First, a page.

Pythonlovers Active Member

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    Sorry Pythoninfinite, not used to all this bird talk!
    What do you mean by a full crop?
     
  5. Lachie3112

    Lachie3112 Not so new Member

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    I know what you could feed that to hahaha.

    I think this baby pigeon is between 5-12 days old, baby birds of this size will not last very long without parents. Since there is probably no chance of returning it to its nest I suggest you read this:

    Source: Granivores - Parrots, Pigeons, and Doves - Fauna Rescue SA Inc.

    This will not be an easy task unless you are an experienced person who has looked after many birds. I'm sorry but this bird will most likely die.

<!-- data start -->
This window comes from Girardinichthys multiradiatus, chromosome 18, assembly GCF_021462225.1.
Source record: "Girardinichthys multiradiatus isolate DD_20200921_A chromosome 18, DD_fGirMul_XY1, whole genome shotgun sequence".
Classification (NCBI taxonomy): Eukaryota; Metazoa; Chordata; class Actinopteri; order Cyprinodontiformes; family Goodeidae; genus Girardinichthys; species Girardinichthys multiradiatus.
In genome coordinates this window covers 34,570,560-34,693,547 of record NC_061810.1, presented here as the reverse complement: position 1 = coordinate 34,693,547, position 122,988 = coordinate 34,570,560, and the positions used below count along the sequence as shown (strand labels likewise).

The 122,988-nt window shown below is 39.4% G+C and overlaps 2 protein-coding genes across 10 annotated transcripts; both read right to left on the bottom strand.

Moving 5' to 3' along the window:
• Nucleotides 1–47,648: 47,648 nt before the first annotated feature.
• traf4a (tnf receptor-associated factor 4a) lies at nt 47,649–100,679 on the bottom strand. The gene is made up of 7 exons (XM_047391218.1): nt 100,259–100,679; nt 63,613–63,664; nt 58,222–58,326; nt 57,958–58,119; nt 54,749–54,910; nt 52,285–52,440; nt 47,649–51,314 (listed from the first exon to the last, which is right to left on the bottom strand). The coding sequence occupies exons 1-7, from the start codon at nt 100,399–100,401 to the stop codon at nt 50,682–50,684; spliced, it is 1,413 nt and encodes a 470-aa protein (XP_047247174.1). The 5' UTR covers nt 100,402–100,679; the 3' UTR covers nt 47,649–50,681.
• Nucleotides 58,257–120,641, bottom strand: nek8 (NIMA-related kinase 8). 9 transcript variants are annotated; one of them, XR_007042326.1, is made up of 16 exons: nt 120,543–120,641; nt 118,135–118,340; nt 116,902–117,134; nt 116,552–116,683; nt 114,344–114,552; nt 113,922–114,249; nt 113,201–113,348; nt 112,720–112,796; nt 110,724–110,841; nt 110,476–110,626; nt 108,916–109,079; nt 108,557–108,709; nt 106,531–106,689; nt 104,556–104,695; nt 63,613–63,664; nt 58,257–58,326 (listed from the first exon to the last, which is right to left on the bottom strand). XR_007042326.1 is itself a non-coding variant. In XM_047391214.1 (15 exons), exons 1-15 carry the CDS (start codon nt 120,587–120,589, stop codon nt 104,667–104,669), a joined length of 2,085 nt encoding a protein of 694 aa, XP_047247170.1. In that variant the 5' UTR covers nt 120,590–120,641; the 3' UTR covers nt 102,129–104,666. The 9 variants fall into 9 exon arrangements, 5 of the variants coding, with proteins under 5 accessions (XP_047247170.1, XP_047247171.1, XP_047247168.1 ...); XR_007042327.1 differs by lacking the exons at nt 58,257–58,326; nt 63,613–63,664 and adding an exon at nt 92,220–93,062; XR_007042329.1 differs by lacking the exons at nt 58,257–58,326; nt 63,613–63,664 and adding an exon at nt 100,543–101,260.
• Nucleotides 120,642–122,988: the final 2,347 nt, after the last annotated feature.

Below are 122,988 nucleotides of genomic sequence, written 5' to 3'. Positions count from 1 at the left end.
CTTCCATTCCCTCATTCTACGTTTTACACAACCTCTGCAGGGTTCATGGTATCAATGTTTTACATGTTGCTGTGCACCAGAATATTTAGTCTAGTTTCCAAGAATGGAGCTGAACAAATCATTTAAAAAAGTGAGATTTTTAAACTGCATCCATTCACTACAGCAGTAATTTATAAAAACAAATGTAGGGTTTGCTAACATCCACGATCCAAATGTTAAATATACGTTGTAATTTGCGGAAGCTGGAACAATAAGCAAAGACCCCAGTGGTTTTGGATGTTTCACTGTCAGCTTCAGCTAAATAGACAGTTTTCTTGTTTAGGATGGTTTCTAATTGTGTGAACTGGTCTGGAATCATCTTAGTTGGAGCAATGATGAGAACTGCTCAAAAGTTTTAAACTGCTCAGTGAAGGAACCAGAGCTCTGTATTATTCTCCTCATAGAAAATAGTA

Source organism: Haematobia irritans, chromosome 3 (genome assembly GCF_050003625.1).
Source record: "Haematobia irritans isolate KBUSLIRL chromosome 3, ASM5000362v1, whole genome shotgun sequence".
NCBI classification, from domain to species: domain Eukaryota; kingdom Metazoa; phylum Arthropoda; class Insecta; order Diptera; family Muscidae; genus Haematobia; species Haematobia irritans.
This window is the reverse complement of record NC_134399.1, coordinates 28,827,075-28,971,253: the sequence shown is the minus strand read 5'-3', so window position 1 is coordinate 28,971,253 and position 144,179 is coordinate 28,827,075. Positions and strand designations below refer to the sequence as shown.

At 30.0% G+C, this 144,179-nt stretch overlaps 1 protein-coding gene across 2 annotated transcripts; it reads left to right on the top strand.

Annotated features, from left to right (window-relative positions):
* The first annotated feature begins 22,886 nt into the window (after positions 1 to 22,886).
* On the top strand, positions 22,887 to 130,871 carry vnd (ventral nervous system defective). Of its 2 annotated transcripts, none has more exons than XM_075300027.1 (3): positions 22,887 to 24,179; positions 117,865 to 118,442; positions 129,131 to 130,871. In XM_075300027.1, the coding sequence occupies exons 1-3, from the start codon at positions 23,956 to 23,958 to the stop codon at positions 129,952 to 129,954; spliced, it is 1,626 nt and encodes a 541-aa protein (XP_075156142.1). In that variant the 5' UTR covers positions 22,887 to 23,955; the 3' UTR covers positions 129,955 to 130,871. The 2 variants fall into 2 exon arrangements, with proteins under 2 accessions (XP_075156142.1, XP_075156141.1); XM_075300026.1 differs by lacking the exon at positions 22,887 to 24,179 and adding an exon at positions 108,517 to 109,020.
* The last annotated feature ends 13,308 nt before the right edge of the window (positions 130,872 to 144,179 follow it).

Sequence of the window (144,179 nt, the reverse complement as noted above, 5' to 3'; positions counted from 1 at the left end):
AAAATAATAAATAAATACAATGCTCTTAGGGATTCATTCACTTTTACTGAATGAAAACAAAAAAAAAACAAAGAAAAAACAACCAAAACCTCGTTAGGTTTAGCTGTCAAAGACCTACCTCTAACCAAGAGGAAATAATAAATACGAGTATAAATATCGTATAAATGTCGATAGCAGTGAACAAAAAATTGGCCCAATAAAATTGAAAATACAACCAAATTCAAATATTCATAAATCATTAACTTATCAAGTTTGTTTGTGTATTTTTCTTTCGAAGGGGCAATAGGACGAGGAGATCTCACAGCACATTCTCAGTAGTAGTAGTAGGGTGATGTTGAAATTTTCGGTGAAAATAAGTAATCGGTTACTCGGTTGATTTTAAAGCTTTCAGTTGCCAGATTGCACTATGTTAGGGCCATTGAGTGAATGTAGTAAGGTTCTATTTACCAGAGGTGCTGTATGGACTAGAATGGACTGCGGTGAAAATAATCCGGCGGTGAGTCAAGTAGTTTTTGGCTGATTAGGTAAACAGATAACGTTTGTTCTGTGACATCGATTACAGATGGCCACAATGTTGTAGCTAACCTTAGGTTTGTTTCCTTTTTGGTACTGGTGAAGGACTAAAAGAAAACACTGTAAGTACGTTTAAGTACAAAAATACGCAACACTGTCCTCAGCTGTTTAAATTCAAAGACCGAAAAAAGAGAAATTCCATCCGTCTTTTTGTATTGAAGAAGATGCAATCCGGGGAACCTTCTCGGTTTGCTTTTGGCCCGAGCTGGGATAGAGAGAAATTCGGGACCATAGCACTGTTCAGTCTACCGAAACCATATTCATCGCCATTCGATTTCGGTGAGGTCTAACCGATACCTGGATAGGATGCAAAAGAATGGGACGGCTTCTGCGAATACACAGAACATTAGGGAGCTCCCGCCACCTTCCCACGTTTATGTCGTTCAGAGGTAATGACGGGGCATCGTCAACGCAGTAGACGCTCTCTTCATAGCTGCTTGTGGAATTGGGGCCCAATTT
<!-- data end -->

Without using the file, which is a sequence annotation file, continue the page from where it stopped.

6. oOLaurenOo

    oOLaurenOo Well-Known Member

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    OK, so thats a little dove (Not a native) They are pretty bullet proof and easy to rase. First off, if you want to raise it, head down to a pet shop and buy a baby bird rearing mixture. Next you'll need some syringes, you should be able to buy them from your local vet for very cheap. When I raise them I use something called a J loop. I cut the end off so its a thin soft tube which attaches to the end of the syringe. When feeding, gently hold the head up and open the beak, insert the tube into the beak about a few centre metres down, its really important that you do this. If you don't, and just put the food into the beak they can very easily get the food into there lungs and die. Feed 3 or so times a day, Feed until the crop is firm, but not hard. :)
    I have raised dozens of these guys. They are good fun. :)
     
  7. Lachie3112

    Lachie3112 Not so new Member

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    Crop is like a sac where food is stored before digestion. (Well that's the simplest way of describing it)
     
  8. oOLaurenOo

    oOLaurenOo Well-Known Member